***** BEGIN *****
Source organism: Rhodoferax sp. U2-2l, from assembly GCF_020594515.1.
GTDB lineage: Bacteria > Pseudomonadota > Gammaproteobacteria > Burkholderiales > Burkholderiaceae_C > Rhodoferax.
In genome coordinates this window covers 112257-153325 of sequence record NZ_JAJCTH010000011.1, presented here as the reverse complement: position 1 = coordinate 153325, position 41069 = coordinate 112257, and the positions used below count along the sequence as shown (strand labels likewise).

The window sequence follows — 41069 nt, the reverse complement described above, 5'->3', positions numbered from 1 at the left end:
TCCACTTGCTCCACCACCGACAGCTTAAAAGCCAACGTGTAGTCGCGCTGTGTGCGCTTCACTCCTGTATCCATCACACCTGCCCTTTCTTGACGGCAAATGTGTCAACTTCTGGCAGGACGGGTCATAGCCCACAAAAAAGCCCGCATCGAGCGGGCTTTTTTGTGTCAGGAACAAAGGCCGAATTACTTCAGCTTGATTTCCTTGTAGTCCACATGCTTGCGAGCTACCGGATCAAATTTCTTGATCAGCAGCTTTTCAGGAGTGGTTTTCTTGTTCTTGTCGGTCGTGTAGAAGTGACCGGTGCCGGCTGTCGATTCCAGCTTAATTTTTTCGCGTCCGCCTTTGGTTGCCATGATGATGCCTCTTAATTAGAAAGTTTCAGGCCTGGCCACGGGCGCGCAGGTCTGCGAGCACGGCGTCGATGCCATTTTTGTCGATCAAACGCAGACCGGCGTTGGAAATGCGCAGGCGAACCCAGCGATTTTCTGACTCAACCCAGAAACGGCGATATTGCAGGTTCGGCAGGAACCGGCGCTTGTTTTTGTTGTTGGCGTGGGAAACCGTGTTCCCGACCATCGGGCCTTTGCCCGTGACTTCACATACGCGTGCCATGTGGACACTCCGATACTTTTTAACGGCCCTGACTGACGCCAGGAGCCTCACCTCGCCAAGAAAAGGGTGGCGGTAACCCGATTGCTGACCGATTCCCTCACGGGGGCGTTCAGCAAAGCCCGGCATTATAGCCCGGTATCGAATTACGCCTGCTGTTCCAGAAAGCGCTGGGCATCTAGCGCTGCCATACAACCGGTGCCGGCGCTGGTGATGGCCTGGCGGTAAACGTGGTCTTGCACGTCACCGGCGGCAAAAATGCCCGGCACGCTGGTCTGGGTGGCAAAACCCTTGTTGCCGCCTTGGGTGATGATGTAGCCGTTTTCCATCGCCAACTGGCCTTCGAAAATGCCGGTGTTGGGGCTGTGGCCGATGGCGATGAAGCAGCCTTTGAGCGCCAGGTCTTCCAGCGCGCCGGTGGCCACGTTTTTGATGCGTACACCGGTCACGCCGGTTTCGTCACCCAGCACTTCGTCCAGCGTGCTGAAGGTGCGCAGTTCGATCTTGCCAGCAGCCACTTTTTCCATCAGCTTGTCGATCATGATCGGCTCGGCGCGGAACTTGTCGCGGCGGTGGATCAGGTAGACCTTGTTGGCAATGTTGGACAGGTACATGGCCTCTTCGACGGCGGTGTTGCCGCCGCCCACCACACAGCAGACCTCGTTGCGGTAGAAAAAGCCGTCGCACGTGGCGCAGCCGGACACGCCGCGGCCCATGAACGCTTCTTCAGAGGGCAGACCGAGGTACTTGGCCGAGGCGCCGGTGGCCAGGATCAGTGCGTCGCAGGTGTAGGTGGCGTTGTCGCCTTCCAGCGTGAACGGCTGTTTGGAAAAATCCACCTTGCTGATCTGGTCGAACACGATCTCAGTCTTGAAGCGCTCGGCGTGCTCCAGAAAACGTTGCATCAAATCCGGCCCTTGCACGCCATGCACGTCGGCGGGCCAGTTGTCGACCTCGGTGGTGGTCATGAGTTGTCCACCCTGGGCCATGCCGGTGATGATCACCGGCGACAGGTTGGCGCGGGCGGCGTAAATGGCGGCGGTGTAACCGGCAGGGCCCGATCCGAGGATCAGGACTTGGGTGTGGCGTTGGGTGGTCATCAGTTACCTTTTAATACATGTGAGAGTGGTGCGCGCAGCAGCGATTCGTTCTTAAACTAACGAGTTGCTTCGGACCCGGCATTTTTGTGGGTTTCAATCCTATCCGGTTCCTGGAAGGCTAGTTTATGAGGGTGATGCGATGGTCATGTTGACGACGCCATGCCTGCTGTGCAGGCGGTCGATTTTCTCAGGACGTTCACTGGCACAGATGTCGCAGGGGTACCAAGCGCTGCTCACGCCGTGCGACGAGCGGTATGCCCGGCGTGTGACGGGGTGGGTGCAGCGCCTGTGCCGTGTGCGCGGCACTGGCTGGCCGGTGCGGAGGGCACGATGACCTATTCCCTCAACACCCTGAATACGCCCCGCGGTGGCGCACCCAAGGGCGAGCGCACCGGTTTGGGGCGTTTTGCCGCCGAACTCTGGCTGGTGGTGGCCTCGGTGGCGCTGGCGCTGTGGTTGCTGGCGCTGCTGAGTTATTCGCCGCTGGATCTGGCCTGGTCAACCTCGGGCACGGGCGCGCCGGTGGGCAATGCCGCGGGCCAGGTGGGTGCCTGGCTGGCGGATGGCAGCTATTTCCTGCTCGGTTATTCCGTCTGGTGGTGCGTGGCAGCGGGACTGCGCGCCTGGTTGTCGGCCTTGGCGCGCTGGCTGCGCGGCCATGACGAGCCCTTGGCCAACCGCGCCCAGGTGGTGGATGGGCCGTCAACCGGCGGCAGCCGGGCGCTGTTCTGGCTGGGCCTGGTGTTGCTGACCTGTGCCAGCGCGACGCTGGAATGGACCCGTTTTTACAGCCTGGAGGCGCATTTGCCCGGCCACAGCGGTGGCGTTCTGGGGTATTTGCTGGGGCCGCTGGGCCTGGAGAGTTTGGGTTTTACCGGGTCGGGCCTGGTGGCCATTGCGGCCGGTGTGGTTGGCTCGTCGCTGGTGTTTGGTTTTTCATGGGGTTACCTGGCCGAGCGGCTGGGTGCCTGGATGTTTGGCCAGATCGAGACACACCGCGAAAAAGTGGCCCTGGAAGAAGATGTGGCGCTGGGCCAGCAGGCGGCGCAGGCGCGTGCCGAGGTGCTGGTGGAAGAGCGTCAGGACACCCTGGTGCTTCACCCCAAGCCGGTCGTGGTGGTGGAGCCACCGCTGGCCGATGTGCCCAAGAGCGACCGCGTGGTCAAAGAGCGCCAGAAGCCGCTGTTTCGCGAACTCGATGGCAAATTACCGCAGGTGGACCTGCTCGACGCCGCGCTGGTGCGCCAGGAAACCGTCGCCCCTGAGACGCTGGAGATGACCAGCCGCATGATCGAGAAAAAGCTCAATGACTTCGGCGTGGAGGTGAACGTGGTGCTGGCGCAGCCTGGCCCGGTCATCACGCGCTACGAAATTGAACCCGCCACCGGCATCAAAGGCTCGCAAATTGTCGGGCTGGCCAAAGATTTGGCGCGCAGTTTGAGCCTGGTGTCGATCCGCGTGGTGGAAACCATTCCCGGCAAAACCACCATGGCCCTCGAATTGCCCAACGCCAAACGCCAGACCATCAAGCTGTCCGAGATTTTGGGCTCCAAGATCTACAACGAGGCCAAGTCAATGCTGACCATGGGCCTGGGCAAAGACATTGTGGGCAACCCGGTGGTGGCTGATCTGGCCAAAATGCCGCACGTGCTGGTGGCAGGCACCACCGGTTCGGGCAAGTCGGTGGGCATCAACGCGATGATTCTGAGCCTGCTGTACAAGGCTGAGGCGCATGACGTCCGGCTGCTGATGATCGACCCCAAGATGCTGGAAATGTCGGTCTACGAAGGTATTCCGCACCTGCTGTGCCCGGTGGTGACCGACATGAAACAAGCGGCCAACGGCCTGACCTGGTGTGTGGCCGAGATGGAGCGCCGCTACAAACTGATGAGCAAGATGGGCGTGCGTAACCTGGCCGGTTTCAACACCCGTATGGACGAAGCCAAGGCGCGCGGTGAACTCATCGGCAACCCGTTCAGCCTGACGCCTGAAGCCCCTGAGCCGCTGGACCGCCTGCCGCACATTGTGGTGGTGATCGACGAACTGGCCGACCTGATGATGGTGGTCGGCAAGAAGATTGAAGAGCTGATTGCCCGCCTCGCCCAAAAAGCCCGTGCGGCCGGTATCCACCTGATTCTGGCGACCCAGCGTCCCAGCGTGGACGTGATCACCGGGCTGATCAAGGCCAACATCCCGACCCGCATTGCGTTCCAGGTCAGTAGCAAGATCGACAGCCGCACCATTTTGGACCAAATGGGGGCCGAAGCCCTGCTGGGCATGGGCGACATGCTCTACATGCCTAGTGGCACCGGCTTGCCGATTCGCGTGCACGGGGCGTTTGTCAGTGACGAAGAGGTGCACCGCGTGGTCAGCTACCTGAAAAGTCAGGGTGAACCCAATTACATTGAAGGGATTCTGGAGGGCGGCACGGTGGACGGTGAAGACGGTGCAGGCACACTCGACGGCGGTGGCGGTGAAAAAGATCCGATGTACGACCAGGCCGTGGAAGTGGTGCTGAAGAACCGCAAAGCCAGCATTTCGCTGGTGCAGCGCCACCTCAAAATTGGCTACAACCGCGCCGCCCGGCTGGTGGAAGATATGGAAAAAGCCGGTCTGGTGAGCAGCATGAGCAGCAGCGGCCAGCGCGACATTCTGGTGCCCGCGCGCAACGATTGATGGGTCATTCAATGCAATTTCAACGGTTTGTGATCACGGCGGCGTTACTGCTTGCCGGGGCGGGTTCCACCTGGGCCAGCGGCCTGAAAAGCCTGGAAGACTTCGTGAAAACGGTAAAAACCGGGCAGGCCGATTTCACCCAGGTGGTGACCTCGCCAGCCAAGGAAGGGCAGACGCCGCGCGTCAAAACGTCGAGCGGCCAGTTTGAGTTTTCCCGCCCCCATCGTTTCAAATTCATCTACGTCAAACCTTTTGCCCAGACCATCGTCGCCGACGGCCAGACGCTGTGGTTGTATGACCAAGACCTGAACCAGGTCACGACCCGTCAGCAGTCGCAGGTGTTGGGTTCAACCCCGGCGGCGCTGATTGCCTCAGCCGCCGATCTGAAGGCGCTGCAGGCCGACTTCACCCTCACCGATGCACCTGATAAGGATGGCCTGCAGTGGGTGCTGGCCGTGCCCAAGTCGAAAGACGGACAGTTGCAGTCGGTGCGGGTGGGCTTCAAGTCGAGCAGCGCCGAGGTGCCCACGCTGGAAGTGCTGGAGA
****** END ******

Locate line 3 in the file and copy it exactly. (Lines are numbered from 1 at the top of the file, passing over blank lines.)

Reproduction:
In genome coordinates this window covers 112257-153325 of sequence record NZ_JAJCTH010000011.1, presented here as the reverse complement: position 1 = coordinate 153325, position 41069 = coordinate 112257, and the positions used below count along the sequence as shown (strand labels likewise).